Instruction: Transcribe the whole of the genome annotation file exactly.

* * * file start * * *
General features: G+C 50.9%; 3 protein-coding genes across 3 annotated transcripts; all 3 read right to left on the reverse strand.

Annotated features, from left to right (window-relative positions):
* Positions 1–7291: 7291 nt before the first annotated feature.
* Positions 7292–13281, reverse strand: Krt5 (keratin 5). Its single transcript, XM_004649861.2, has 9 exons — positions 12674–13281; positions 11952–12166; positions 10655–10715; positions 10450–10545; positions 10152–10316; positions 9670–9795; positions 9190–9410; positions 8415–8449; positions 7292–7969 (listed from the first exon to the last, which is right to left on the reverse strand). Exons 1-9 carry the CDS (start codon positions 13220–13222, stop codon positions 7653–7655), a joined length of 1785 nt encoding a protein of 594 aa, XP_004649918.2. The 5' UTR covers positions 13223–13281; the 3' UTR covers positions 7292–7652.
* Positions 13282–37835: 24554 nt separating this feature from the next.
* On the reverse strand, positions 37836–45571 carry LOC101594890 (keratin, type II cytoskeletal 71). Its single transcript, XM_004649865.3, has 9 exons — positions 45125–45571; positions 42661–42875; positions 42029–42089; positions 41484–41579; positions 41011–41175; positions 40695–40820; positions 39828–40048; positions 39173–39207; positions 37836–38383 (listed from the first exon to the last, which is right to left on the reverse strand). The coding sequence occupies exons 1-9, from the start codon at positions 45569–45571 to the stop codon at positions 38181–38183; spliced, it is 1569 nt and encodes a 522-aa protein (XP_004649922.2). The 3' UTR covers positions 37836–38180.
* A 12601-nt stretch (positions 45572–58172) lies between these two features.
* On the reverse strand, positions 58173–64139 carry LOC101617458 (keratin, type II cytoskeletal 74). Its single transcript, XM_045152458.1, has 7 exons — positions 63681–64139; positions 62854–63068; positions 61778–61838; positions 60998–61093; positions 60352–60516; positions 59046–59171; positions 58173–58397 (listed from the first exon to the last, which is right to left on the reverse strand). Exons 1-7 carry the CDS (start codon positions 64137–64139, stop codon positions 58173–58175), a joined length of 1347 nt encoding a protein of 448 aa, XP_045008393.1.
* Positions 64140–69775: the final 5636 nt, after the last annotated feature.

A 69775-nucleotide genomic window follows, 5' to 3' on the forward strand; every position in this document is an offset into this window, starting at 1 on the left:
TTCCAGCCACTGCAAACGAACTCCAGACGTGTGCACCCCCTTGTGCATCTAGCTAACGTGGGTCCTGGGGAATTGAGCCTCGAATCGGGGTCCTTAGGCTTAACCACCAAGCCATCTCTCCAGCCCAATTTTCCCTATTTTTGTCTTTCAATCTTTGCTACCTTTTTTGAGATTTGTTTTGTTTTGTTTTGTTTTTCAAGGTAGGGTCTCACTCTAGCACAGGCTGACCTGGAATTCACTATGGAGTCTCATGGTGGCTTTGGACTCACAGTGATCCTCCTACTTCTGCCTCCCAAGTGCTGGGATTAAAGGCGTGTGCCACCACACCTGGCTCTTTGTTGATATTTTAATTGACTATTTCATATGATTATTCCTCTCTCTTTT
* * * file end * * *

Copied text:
General features: G+C 50.9%; 3 protein-coding genes across 3 annotated transcripts; all 3 read right to left on the reverse strand.

Annotated features, from left to right (window-relative positions):
* Positions 1–7291: 7291 nt before the first annotated feature.
* Positions 7292–13281, reverse strand: Krt5 (keratin 5). Its single transcript, XM_004649861.2, has 9 exons — positions 12674–13281; positions 11952–12166; positions 10655–10715; positions 10450–10545; positions 10152–10316; positions 9670–9795; positions 9190–9410; positions 8415–8449; positions 7292–7969 (listed from the first exon to the last, which is right to left on the reverse strand). Exons 1-9 carry the CDS (start codon positions 13220–13222, stop codon positions 7653–7655), a joined length of 1785 nt encoding a protein of 594 aa, XP_004649918.2. The 5' UTR covers positions 13223–13281; the 3' UTR covers positions 7292–7652.
* Positions 13282–37835: 24554 nt separating this feature from the next.
* On the reverse strand, positions 37836–45571 carry LOC101594890 (keratin, type II cytoskeletal 71). Its single transcript, XM_004649865.3, has 9 exons — positions 45125–45571; positions 42661–42875; positions 42029–42089; positions 41484–41579; positions 41011–41175; positions 40695–40820; positions 39828–40048; positions 39173–39207; positions 37836–38383 (listed from the first exon to the last, which is right to left on the reverse strand). The coding sequence occupies exons 1-9, from the start codon at positions 45569–45571 to the stop codon at positions 38181–38183; spliced, it is 1569 nt and encodes a 522-aa protein (XP_004649922.2). The 3' UTR covers positions 37836–38180.
* A 12601-nt stretch (positions 45572–58172) lies between these two features.
* On the reverse strand, positions 58173–64139 carry LOC101617458 (keratin, type II cytoskeletal 74). Its single transcript, XM_045152458.1, has 7 exons — positions 63681–64139; positions 62854–63068; positions 61778–61838; positions 60998–61093; positions 60352–60516; positions 59046–59171; positions 58173–58397 (listed from the first exon to the last, which is right to left on the reverse strand). Exons 1-7 carry the CDS (start codon positions 64137–64139, stop codon positions 58173–58175), a joined length of 1347 nt encoding a protein of 448 aa, XP_045008393.1.
* Positions 64140–69775: the final 5636 nt, after the last annotated feature.

A 69775-nucleotide genomic window follows, 5' to 3' on the forward strand; every position in this document is an offset into this window, starting at 1 on the left:
TTCCAGCCACTGCAAACGAACTCCAGACGTGTGCACCCCCTTGTGCATCTAGCTAACGTGGGTCCTGGGGAATTGAGCCTCGAATCGGGGTCCTTAGGCTTAACCACCAAGCCATCTCTCCAGCCCAATTTTCCCTATTTTTGTCTTTCAATCTTTGCTACCTTTTTTGAGATTTGTTTTGTTTTGTTTTGTTTTTCAAGGTAGGGTCTCACTCTAGCACAGGCTGACCTGGAATTCACTATGGAGTCTCATGGTGGCTTTGGACTCACAGTGATCCTCCTACTTCTGCCTCCCAAGTGCTGGGATTAAAGGCGTGTGCCACCACACCTGGCTCTTTGTTGATATTTTAATTGACTATTTCATATGATTATTCCTCTCTCTTTT